2. Give an example of delivery and language use to support your answer

You have to pay attention to the tone, pace and wording of the characters in order to answer this question. This kind of question is kind of tough, however, as long as you can memorise couples of examples of delivery, you will be able to answer this question effectively. 

Here are some examples of delivery and language use:

  • Repetition — “No, no, no”
  • Imperatives — “Do not do this…”
  • Fast pace — “[quickly] What are we supposed to do now?” 
  • Pausing — “But…”
  • Place emphasis on words — “We have to STRIVE for our rights!”
  • Increased volume
  • Asking a question rather than making a direct statement
  • Emphatic tone — “Do what I said!

3. Give an example of the character’s indirect language

An indirect language refers to an expression of the content of a statement in a longer or unclear fashion. It is often used in negotiation, diplomacy and in different types of embarrassing situations which can avoid the person from directly saying what he/she means.

Here are some examples:

“Oh… well… I am just browsing”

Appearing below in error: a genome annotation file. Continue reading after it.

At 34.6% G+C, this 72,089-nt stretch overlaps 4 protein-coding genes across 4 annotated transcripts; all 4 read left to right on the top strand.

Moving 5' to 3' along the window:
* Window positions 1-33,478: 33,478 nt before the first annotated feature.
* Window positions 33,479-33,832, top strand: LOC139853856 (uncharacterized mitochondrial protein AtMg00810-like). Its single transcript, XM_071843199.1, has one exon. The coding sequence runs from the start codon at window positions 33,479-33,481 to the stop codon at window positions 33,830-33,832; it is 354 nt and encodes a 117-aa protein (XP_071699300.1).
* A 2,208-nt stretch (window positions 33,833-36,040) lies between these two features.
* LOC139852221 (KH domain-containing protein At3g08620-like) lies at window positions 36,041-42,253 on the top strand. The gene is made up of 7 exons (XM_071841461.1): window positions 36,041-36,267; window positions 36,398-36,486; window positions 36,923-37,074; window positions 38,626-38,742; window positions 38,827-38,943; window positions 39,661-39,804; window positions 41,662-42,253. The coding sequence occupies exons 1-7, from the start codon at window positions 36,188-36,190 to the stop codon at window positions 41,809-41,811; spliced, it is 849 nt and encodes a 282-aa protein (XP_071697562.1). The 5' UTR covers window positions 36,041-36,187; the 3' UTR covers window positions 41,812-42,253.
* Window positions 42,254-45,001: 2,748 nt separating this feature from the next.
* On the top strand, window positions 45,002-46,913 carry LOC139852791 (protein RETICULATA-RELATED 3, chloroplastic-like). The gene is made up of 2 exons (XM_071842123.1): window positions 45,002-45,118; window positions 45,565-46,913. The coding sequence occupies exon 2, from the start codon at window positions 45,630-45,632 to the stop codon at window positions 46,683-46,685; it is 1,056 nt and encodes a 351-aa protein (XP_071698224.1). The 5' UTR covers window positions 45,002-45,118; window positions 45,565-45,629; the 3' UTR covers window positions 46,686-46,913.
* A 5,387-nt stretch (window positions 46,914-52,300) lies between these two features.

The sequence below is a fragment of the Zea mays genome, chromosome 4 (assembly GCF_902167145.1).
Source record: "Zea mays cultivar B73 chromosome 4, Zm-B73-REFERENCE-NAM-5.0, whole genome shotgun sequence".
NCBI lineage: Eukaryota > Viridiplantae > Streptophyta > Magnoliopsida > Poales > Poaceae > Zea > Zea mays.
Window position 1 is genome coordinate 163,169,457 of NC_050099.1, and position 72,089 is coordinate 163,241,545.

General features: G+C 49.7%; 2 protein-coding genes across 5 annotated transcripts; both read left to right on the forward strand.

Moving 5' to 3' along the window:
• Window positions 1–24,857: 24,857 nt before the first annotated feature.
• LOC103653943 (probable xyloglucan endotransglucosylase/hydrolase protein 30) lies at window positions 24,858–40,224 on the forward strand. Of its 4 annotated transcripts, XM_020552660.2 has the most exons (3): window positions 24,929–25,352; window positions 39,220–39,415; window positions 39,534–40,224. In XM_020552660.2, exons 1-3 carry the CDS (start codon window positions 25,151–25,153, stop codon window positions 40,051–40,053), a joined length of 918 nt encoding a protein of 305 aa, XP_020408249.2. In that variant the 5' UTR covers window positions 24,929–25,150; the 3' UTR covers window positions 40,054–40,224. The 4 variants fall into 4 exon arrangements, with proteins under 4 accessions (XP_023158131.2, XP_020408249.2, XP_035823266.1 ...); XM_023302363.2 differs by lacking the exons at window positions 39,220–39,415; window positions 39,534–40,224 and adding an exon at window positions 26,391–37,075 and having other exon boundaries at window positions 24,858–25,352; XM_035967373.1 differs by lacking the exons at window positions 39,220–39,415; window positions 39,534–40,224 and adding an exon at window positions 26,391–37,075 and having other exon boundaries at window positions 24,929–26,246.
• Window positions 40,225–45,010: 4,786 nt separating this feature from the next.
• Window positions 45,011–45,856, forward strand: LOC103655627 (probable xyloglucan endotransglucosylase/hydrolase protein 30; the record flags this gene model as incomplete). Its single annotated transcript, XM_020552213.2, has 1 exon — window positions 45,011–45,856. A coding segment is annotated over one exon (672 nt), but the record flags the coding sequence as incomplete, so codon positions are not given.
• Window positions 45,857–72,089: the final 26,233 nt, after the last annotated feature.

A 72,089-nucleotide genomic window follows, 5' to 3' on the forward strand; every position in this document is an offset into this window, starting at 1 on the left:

"Ummm… I am still thinking about it”

4. What is the character’s main argument?

In order to answer this question, you will have to pay attention to the standpoint of the character and be able to find the strongest point raised by him/her in the text. That’s why you have to read the background information of the listening task carefully and deliberately before you actually start looking into specific questions. This will enable you to have a basic idea of the character’s viewpoint towards the issue. Besides, the aim of this question is to test your understanding towards the text and your ability to interpret the character’s reasonings. Therefore, I would recommend you to focus on how the character is structuring his/her argument in order to help you to find the strongest argument. Bear in mind that your answer will have to be precise in order to secure full marks. No marks will be awarded to you if your answer is vague and not straightforward.